It was a big stage so all five of us got our own monitors, which are the small speakers that face us so we can hear ourselves. We don’t usually use monitors at our smaller shows at bars or restaurants and especially for me, playing a quiet instrument, it’s like a little treat when I can actually hear what I’m playing. Levi, working the soundboard, had us play individually so he could set our monitor levels and tweak the out front sound.
I’m an Occam’s Razor type when it comes to the monitor mix. I want the minimum sounds that I need to play well and no more. I don't really care what the tone of the mandolin is coming out at me (usually pretty piercing), I just need it loud enough for me to hear.
After we get our monitor levels set we run through a song so we can make sure we can hear everyone else that we need to hear and the sound engineer can get the out front mix right. We play either 13 Bottles or Allyson for sound check as both of those songs have the hardest instrument combo to mix (mandolin and dobro) and both have backing vocals so Tony, Justin, and I can set our levels.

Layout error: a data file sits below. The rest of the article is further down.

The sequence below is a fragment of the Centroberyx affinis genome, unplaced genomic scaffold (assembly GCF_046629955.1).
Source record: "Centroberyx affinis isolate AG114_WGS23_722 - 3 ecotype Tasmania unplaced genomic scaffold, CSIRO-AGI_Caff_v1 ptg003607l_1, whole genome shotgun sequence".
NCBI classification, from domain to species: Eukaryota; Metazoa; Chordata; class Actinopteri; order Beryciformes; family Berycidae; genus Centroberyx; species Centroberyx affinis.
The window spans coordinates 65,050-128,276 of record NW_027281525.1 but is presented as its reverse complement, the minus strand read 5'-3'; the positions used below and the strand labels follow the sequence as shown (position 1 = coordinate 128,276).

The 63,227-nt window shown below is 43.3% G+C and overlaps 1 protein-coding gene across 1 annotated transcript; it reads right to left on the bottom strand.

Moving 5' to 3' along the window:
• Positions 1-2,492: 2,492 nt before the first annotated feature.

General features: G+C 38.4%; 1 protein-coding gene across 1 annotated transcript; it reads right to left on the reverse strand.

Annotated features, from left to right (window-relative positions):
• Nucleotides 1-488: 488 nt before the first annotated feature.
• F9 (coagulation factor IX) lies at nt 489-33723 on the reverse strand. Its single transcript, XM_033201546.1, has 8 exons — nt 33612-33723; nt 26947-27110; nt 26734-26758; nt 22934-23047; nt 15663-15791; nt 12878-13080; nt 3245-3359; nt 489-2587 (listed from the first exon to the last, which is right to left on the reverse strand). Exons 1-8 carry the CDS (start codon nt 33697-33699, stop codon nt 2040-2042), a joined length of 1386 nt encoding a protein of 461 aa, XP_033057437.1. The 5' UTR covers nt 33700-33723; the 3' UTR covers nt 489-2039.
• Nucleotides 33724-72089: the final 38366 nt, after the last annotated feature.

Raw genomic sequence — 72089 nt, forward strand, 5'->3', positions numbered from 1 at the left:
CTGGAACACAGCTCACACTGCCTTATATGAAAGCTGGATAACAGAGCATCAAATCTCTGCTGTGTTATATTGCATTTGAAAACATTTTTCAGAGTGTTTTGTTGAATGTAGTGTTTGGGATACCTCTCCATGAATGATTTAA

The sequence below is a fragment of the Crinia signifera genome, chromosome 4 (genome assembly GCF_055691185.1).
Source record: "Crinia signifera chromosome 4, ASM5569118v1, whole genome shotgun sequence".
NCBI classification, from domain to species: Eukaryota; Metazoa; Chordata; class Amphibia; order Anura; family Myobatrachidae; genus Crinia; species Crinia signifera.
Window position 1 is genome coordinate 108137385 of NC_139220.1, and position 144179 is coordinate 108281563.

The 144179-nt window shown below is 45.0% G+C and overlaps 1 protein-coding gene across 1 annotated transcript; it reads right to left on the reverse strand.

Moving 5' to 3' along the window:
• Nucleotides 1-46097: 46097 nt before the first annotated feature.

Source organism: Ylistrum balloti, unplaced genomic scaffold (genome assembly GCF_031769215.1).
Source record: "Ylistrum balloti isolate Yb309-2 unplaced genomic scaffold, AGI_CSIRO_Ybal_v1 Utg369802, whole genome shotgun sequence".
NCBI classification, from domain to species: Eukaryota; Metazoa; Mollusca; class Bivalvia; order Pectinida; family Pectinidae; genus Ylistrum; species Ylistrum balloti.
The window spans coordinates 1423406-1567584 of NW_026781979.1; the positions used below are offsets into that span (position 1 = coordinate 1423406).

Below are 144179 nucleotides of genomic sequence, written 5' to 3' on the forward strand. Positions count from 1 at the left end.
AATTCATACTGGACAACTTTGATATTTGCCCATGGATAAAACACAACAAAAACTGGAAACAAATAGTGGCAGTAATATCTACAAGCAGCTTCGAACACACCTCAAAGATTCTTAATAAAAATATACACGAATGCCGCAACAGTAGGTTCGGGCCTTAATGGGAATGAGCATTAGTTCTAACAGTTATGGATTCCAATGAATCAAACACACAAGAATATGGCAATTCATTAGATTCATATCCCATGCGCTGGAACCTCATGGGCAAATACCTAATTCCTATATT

Often a volume that you think is fine when you do the individual level check ends up being too low in the mix when the whole band is playing. I almost always underestimate the volume I need and during individual check have the mandolin turned down only to then get it put back after the full band run through.. I generally put no drums in the monitor (I always can hear it well enough coming from Justin’s kit) and since I’m usually standing in front of Tony’s amp I don’t need very much bass. I like the Dan’s vocals mezzo forte (medium-loud).
As long as I can hear the vocal melodies and the drums and bass I’m usually good. I basically ignore Dan and Sean’s guitars and often have them off in my monitor. There are no songs where I need to queue off of Sean’s parts and he has a small amp next to him which is usually enough. I have a lot of reps playing with Dan so I’m pretty tuned into his strumming patterns when I’m doubling him and I set up on stage right so I can see him. I don’t really have to hear his guitar to know what he’s doing.